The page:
Aviation Graduate Soars

Aviation Graduate Soars


When Katie Lin was seven years old, she took her first flight from her home in Taiwan to the United States. When she boarded, she thought the plane was merely a fancy bus, but she soon recognized the magic of flying through the air. She became enamored by the views of the sky and the kind flight attendants who checked on her, explained the procedures, and brought her toys and games.

“Once I got off the plane, I told my parents, ‘I want to be a pilot.’”

But Katie grew up in Taipei, Taiwan, where it was unheard of for a woman to be a pilot. “In the culture I come from, not a lot of people feel that females can or should be pilots,” she says. “My parents thought I was crazy and that it was just a fantasy.”

Since her trip to the United States, Katie had planned to be part of an exchange student program. When she started high school, her brother expressed interest in being a pilot as well and began to look into which school to attend. “He did some research and found Utah Valley University. At the same time, I was preparing my application to become an exchange student to the United States,” Katie explains. “The exchange program assigns students to different states randomly. What are the odds that I was able to exchange to Lone Peak High School, located roughly 20 minutes away from UVU?”

Upon graduating from high school, Katie decided to stay in the U.S. for her flight training. In Taiwan, she would have had to join the military or attend private flight school to become a pilot – both of which she was too young to pursue. She decided to follow in her brother’s footsteps and apply for the aviation program at UVU, despite opposition from her family back home.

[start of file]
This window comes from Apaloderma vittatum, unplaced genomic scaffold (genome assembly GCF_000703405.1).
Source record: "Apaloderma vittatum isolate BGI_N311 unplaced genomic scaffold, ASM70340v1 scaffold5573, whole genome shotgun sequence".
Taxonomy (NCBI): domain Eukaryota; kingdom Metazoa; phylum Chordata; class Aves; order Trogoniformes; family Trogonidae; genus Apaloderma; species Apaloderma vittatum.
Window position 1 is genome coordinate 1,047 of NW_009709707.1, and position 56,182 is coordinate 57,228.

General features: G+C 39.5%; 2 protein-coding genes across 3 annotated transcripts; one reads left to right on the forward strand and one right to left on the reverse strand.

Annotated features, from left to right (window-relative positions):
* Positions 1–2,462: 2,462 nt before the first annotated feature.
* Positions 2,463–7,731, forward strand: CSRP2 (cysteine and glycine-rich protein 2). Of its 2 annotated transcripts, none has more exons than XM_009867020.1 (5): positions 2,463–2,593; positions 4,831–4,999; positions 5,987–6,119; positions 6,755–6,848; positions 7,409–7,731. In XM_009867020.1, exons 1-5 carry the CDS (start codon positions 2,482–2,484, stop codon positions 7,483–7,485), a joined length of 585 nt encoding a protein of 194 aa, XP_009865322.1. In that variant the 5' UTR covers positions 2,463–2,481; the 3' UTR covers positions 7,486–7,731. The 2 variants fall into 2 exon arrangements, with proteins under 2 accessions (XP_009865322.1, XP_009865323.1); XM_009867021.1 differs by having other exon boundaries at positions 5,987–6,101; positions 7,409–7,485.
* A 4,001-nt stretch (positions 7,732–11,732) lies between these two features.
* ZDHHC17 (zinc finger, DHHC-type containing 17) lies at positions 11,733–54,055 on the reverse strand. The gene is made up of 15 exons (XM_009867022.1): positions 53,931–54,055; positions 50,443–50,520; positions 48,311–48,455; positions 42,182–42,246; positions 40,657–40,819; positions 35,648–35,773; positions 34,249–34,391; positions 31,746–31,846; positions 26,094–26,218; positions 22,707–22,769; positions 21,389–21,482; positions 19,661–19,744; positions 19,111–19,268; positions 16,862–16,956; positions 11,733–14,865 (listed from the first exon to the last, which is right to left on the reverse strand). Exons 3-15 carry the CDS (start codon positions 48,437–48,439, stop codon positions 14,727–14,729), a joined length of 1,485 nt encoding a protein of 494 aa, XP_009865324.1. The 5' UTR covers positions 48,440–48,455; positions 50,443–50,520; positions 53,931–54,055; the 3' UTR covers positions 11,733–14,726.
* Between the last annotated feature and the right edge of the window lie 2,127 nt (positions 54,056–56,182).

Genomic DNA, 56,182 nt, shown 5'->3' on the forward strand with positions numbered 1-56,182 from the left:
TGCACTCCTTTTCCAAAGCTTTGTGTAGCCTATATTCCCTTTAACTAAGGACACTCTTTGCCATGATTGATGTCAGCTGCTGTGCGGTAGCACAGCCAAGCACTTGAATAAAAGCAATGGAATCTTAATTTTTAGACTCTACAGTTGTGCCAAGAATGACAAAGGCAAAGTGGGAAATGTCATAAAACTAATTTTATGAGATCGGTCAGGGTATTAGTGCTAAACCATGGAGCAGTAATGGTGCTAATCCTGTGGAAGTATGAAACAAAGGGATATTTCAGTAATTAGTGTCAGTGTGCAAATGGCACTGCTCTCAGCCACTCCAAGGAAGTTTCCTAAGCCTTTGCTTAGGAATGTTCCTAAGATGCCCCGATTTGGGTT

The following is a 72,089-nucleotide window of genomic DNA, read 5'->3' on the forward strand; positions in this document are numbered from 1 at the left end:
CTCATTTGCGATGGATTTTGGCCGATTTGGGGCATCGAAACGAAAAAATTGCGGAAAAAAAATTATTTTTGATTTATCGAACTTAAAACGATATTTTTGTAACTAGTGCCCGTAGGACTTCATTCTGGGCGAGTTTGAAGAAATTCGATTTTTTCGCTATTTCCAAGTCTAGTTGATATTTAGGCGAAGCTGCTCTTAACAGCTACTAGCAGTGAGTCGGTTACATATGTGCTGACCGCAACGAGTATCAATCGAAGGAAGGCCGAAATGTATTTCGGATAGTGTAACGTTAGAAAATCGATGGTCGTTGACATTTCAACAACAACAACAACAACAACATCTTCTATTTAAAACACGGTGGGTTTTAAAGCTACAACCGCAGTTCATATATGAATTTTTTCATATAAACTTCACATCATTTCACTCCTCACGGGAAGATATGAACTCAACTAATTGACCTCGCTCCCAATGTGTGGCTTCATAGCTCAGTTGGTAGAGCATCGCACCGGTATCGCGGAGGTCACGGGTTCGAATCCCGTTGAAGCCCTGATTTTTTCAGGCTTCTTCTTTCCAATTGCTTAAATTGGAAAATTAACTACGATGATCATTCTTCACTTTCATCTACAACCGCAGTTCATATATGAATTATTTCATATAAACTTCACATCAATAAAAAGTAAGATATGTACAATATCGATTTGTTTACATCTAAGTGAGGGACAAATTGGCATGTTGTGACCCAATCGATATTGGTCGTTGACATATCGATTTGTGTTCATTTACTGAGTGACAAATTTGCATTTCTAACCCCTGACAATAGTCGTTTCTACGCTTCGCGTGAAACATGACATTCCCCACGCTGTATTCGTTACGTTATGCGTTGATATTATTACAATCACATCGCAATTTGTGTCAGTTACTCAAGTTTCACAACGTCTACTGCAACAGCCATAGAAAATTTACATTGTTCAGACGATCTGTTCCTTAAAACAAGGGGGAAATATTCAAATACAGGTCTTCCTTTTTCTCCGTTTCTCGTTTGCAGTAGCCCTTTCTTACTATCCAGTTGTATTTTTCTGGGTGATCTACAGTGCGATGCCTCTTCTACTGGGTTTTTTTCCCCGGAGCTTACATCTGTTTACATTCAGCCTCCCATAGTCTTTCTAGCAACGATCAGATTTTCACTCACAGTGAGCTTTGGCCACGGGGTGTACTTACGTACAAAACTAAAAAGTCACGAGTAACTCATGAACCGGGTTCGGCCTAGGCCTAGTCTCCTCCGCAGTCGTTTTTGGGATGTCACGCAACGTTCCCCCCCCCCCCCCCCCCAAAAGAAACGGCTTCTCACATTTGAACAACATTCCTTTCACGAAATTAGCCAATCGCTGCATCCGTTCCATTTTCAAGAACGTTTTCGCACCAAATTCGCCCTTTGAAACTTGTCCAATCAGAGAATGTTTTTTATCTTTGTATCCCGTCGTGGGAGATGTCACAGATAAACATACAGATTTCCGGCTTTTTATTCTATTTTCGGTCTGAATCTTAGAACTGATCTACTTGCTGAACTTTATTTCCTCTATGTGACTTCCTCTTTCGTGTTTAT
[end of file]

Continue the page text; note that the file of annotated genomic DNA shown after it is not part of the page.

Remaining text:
Student Katie Lin checks the propeller of a plane.

Katie looked up to the other students in the program, who inspired her to push past her family’s pressure. “When I arrived at UVU and found out there are so many amazing female pilots here, I was motivated,” she says. “As time went on and I started flight training, my parents understood it was the best fit for me. But there are still family members who disapprove because they think if I choose to become a professional pilot, I am giving up the opportunity to have a family.”

In just three years, Katie completed two bachelor’s degrees — one in aviation management and another in aviation science with an emphasis in professional pilot.

“I chose to get two degrees so that I also have the option to continue working in aviation management if I decide I don’t want to fly anymore.”

Katie received international academic scholarships that enabled her to focus on her education. She knows she could not have accomplished her goals without the help of generous donors.

After she graduates in May 2021, Katie wants to use her education to make a difference and change lives.

“I am hoping to return to my home in Taiwan and have the chance to fly for one of the major airlines there,” she says. “I would also really like to continue to recruit and invite more women into the aviation industry.”

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